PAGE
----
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The Value of Things: Cultural Context in the Design of Digital Materiality
Uppsala universitet, Humanistisk-samhällsvetenskapliga vetenskapsområdet, Samhällsvetenskapliga fakulteten, Institutionen för informatik och media, Människa-datorinteraktion.
2012 (engelsk)Inngår i: Proceedings of the 7th Nordic Conference on Human-Computer Interaction: Making Sense Through Design, New York: Association for Computing Machinery (ACM), 2012, s. 751-756Konferansepaper, Publicerat paper (Fagfellevurdert)
Abstract [en]

With the diffusion of computing in all areas of everyday life comes a need for re-thinking the design process in order to account for the changing meaning of digital technologies. This paper argues that there is a need to factor the cultural value that digital artifacts get assigned by users into the design process. Therefore a theoretical framework is developed that builds on phenomenology and Bourdieu's concept of habitus. Main objective is thereby to connect the individual experience with a cultural context and connect micro- and macro-perspective. This framework then builds the foundation for a model that accounts for the heterogeneity of values that artifacts get assigned.

sted, utgiver, år, opplag, sider
New York: Association for Computing Machinery (ACM), 2012. s. 751-756
Emneord [en]
Design research, phenomenology, ubiquitous computing, experiential computing, materiality
HSV kategori
Forskningsprogram
Människa-dator interaktion
Identifikatorer
URN: urn:nbn:se:uu:diva-191831DOI: 10.1145/2399016.2399132ISBN: 978-1-4503-1482-4 (tryckt)OAI: oai:DiVA.org:uu-191831DiVA, id: diva2:587284
Konferanse
NordiCHI 2012, 14th-17th October, 2012, Copenhagen, DENMARK
Tilgjengelig fra: 2013-01-16 Laget: 2013-01-14 Sist oppdatert: 2016-08-26bibliografisk kontrollert
Inngår i avhandling
1. Technology Encounters: Exploring the essence of ordinary computing
Åpne denne publikasjonen i ny fane eller vindu >>Technology Encounters: Exploring the essence of ordinary computing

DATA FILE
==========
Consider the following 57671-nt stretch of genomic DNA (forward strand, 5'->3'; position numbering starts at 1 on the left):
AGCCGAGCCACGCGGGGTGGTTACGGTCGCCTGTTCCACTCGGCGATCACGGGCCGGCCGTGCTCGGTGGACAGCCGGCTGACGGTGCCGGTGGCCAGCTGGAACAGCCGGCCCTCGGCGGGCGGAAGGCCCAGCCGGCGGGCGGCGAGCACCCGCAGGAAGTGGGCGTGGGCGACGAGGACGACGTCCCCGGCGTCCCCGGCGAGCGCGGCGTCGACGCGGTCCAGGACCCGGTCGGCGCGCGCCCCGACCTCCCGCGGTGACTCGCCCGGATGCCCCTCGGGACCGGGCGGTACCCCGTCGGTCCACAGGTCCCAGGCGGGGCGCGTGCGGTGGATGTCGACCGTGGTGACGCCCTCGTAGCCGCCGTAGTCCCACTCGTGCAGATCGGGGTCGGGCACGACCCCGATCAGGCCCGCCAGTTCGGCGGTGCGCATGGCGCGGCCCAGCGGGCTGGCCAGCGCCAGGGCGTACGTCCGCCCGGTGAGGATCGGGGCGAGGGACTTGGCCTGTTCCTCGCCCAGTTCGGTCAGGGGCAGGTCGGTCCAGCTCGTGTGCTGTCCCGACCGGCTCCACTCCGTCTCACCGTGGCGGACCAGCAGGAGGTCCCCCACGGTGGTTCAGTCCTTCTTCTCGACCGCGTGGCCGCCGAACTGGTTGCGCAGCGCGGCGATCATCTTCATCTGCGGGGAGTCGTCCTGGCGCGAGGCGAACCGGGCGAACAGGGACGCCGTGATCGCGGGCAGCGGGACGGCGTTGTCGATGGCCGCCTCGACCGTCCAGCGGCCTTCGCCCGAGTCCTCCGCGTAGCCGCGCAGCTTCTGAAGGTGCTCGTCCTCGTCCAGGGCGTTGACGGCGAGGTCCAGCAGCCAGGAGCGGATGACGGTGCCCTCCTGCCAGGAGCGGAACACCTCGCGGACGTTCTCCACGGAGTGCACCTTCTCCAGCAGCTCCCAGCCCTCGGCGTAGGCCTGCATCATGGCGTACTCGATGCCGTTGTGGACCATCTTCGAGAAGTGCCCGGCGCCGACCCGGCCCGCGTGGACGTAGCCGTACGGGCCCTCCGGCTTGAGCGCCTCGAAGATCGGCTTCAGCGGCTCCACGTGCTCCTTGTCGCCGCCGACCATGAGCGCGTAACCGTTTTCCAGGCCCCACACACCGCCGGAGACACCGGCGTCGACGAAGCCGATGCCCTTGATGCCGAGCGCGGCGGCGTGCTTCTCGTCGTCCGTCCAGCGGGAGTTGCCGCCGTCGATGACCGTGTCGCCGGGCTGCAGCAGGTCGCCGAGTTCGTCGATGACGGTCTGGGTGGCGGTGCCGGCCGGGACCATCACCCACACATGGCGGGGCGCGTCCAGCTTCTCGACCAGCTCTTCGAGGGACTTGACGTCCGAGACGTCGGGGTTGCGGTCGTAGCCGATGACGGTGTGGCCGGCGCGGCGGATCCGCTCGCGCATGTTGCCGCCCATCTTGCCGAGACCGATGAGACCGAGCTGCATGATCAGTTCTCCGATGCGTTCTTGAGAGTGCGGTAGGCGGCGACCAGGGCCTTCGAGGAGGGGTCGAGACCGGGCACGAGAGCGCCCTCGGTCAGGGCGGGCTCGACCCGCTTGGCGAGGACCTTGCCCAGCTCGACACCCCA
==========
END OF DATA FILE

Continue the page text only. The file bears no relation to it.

2016 (engelsk)Doktoravhandling, med artikler (Annet vitenskapelig)
Abstract [en]

As computing technology has become a vital part of everyday life, studies have increasingly scrutinized the underlying meaning of computational things. As different devices become interwoven with daily practices and routines, there is a growing interest in understanding not only their functional meaning in computational terms but also their meaning in relation to other non-computation artefacts.

This thesis investigates how people relate to artefacts and how their individual values and attitudes affect this relationship.  The analysis is based on four ethnographic studies, which look at the richness of ordinary interactions with technology to understand the impact of technology upon practice and experience.

The process through which humans develop a relationship to artefacts is framed as a continuous series of encounters, through which the individual constantly reshapes their relationship to things.  Artefacts are seen as lines in the mesh of everyday life, and the encounters are the intersections between lines. This approach–grounded in phenomenology and paired with an anthropological understanding of everyday life–reconceptualises understanding of the processes of adaption, meaning-making, disposing and recycling. The work reveals how human relations to all kinds of things–in the form of meaning–is continually transforming. Core to this understanding is the cultural relative essence that becomes perceived of the artefacts themselves. This essence deeply affects the way we encounter and thus interact with technology, as well as objects more broadly. In the daily interaction with computing devices we can observe that computing technology alters the mesh on a different level than non-computational artefacts: digital interfaces pull our lines together, bundle experiences an affect how we encounter the material and the social world. This enables computing devices to have meanings distinct from non-computing technology. To go further, computing is itself a mode of existence – a crucial difference in things that helps us understand the complexity of the material world.

sted, utgiver, år, opplag, sider
Uppsala: Department of Informatics and Media, 2016. s. 93
Serie
Uppsala Studies in Human-Computer Interaction ; 4
Emneord
Everyday life, ICT, phenomenology, ethnography, cultural analysis
HSV kategori
Identifikatorer
urn:nbn:se:uu:diva-301158 (URN)978-91-506-2589-9 (ISBN)
Eksternt samarbeid:
Disputas
2016-10-04, Hörsal 3, Kyrkogårdsgatan 10, Uppsala, 13:00 (engelsk)
Opponent
Veileder
Tilgjengelig fra: 2016-09-13 Laget: 2016-08-18 Sist oppdatert: 2016-09-13

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